Published August 20, 2021
Critics of President Biden’s decision to withdraw from Afghanistan often paint a rosy picture of the country, arguing that with the help of the United States, the Afghan government had reached a stable stalemate with the Taliban and made great advancements for women’s rights. Afghans themselves would probably say otherwise.
It’s difficult to think differently after reviewing a 2019 survey of Afghan public opinion sponsored by the Asia Foundation, the latest in a 15-year series of polls. The foundation had polled thousands of Afghans each year since 2004asking their opinions on a host of matters, including security and their views toward women. The 2019 poll, taken after news of peace talks with the Taliban had been mentioned but before any deals had been struck, provides an excellent snapshot into the facts on the ground in that nation.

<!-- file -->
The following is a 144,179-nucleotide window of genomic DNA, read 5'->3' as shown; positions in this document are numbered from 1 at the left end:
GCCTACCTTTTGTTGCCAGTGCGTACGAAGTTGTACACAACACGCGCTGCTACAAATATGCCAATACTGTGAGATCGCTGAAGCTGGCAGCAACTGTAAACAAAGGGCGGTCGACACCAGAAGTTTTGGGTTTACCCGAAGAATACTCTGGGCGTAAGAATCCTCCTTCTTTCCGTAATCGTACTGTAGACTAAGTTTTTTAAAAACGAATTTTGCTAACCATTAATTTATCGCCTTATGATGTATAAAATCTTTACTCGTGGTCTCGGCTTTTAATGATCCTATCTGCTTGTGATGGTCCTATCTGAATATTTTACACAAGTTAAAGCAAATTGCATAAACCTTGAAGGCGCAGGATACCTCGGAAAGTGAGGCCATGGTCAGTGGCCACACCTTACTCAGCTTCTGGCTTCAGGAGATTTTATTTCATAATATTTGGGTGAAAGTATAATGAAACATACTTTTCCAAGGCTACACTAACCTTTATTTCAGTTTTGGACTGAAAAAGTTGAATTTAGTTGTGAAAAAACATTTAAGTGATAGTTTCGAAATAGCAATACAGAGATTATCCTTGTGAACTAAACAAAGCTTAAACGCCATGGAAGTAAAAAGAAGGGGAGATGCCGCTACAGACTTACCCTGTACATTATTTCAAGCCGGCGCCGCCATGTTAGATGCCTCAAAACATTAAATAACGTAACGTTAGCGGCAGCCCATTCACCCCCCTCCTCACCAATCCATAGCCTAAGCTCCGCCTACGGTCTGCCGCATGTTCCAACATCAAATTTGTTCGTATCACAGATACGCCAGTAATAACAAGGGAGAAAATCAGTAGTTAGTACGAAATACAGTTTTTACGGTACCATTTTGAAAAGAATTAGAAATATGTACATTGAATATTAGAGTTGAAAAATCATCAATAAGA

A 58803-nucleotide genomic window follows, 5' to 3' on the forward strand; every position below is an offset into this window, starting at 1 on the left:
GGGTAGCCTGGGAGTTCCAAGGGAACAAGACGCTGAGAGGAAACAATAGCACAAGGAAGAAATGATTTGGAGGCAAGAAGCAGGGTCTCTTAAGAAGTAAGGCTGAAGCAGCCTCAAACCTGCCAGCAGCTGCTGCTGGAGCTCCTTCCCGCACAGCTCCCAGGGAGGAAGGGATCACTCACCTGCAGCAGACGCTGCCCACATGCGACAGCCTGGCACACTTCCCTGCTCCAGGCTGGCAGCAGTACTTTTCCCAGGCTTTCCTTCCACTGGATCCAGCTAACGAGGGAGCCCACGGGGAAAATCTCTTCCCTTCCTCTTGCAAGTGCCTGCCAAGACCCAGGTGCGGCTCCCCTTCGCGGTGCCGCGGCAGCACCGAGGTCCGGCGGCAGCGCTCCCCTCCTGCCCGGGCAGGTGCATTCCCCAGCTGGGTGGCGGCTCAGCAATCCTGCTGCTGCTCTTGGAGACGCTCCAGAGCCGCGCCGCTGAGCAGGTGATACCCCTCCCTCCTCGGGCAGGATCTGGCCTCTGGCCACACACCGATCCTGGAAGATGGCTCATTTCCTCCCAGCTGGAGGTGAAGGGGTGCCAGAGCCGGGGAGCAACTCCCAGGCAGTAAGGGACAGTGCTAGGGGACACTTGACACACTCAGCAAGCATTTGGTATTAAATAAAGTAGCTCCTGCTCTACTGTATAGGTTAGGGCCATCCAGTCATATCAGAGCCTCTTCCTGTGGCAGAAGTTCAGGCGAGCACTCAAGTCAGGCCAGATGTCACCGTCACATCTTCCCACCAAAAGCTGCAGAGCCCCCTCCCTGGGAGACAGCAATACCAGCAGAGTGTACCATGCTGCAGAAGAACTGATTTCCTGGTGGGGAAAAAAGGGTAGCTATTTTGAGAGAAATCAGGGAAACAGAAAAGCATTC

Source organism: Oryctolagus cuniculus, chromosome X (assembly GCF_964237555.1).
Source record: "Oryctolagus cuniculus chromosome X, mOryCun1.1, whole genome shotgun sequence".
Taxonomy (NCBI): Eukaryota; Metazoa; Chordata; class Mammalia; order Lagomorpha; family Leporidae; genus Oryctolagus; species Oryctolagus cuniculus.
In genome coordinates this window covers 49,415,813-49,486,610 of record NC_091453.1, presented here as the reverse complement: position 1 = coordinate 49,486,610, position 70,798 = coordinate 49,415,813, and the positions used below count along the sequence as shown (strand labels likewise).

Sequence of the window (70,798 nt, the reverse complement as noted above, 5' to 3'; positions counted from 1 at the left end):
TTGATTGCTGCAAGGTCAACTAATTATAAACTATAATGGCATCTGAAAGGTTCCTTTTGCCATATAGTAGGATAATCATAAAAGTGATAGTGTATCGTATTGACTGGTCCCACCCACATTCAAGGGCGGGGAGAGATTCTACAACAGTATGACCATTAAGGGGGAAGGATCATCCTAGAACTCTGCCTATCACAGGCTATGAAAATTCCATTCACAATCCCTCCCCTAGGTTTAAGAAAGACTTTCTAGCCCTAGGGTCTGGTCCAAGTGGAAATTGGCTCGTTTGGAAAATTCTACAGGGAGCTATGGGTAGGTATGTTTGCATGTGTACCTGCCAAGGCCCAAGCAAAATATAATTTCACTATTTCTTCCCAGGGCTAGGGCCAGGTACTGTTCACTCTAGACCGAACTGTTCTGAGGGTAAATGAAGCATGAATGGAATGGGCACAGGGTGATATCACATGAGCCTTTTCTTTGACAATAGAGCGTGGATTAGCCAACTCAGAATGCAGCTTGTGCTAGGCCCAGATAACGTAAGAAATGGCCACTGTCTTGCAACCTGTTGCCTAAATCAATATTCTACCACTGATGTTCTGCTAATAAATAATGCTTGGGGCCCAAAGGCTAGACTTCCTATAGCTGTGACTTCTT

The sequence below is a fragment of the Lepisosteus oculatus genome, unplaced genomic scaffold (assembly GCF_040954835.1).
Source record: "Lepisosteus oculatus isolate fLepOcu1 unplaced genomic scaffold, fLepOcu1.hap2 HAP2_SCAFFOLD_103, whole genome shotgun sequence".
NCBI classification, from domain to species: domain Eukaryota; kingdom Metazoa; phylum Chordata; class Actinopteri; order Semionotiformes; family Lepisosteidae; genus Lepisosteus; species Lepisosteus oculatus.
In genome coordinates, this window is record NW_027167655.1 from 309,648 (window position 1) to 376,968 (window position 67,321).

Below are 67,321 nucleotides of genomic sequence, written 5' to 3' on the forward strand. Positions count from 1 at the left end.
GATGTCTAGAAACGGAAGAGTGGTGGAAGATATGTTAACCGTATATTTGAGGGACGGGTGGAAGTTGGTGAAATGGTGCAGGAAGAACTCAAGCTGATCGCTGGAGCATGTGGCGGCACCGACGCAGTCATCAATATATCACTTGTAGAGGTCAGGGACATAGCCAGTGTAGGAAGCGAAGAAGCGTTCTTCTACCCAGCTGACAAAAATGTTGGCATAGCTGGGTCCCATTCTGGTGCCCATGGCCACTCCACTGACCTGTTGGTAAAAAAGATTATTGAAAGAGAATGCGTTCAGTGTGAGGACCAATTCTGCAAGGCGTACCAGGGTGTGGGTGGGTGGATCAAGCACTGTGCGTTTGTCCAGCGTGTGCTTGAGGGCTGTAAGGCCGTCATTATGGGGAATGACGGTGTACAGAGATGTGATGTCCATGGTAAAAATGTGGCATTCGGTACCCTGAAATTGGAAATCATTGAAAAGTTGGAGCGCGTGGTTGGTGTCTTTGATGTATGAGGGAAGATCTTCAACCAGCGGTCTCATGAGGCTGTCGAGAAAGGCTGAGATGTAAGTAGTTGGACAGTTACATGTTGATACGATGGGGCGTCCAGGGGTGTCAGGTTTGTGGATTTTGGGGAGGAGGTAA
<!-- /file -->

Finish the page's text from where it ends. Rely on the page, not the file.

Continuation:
Afghans in 2019 thought their country was headed in the wrong direction. Only 36 percent thought it was headed in the right direction, compared with 58 percent that thought it was headed in the wrong direction. This is in stark contrast to 2006, when only 21 percent thought the country was headed in the wrong direction. Negative assessments have been rising ever since, with a particularly dramatic shift in 2015. That year, Afghans moved from 55 percent viewing the future of their country positively to 37 percent saying the same thing. The corrupt and troubled 2014 presidential election clearly shook Afghans’ belief in the new democracy’s future.
Henry Olsen, a senior fellow at the Ethics and Public Policy Center, studies and provides commentary on American politics. His work focuses on how America’s political order is being upended by populist challenges, from the left and the right. He also studies populism’s impact in other democracies in the developed world.